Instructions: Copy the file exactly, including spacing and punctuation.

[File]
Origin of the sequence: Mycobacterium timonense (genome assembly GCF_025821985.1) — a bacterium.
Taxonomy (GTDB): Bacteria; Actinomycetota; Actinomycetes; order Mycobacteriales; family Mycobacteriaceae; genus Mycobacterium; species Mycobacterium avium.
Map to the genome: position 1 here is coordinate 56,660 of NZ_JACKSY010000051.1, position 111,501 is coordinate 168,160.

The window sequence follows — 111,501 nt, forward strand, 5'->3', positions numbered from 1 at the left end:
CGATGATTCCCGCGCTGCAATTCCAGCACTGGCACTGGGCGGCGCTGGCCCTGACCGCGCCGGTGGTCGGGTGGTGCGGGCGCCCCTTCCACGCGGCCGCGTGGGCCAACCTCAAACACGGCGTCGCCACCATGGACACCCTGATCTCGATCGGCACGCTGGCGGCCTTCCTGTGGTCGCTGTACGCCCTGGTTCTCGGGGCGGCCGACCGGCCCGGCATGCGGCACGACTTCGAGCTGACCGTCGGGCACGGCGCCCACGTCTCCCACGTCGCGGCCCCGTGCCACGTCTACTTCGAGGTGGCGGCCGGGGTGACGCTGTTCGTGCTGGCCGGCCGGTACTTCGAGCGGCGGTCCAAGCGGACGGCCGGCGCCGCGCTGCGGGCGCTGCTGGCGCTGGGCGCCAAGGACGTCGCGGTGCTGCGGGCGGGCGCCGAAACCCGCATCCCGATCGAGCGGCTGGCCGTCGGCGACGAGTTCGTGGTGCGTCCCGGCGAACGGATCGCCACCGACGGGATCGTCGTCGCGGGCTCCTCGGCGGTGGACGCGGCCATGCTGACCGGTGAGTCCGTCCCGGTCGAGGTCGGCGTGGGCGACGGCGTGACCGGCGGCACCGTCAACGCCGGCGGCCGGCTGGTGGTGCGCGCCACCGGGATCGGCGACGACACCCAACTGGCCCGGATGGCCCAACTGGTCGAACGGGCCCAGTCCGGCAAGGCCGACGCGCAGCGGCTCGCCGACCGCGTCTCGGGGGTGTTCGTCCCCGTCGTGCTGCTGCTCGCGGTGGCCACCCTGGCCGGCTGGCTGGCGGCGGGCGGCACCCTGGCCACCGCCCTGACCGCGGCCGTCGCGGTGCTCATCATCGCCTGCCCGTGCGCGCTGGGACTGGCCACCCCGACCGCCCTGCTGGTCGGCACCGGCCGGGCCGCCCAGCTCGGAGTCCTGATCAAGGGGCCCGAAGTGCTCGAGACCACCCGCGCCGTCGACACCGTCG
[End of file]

Origin of the sequence: Mycobacterium timonense (genome assembly GCF_025821985.1) — a bacterium.
Taxonomy (GTDB): Bacteria; Actinomycetota; Actinomycetes; order Mycobacteriales; family Mycobacteriaceae; genus Mycobacterium; species Mycobacterium avium.
Map to the genome: position 1 here is coordinate 56,660 of NZ_JACKSY010000051.1, position 111,501 is coordinate 168,160.

The window sequence follows — 111,501 nt, forward strand, 5'->3', positions numbered from 1 at the left end:
CGATGATTCCCGCGCTGCAATTCCAGCACTGGCACTGGGCGGCGCTGGCCCTGACCGCGCCGGTGGTCGGGTGGTGCGGGCGCCCCTTCCACGCGGCCGCGTGGGCCAACCTCAAACACGGCGTCGCCACCATGGACACCCTGATCTCGATCGGCACGCTGGCGGCCTTCCTGTGGTCGCTGTACGCCCTGGTTCTCGGGGCGGCCGACCGGCCCGGCATGCGGCACGACTTCGAGCTGACCGTCGGGCACGGCGCCCACGTCTCCCACGTCGCGGCCCCGTGCCACGTCTACTTCGAGGTGGCGGCCGGGGTGACGCTGTTCGTGCTGGCCGGCCGGTACTTCGAGCGGCGGTCCAAGCGGACGGCCGGCGCCGCGCTGCGGGCGCTGCTGGCGCTGGGCGCCAAGGACGTCGCGGTGCTGCGGGCGGGCGCCGAAACCCGCATCCCGATCGAGCGGCTGGCCGTCGGCGACGAGTTCGTGGTGCGTCCCGGCGAACGGATCGCCACCGACGGGATCGTCGTCGCGGGCTCCTCGGCGGTGGACGCGGCCATGCTGACCGGTGAGTCCGTCCCGGTCGAGGTCGGCGTGGGCGACGGCGTGACCGGCGGCACCGTCAACGCCGGCGGCCGGCTGGTGGTGCGCGCCACCGGGATCGGCGACGACACCCAACTGGCCCGGATGGCCCAACTGGTCGAACGGGCCCAGTCCGGCAAGGCCGACGCGCAGCGGCTCGCCGACCGCGTCTCGGGGGTGTTCGTCCCCGTCGTGCTGCTGCTCGCGGTGGCCACCCTGGCCGGCTGGCTGGCGGCGGGCGGCACCCTGGCCACCGCCCTGACCGCGGCCGTCGCGGTGCTCATCATCGCCTGCCCGTGCGCGCTGGGACTGGCCACCCCGACCGCCCTGCTGGTCGGCACCGGCCGGGCCGCCCAGCTCGGAGTCCTGATCAAGGGGCCCGAAGTGCTCGAGACCACCCGCGCCGTCGACACCGTCG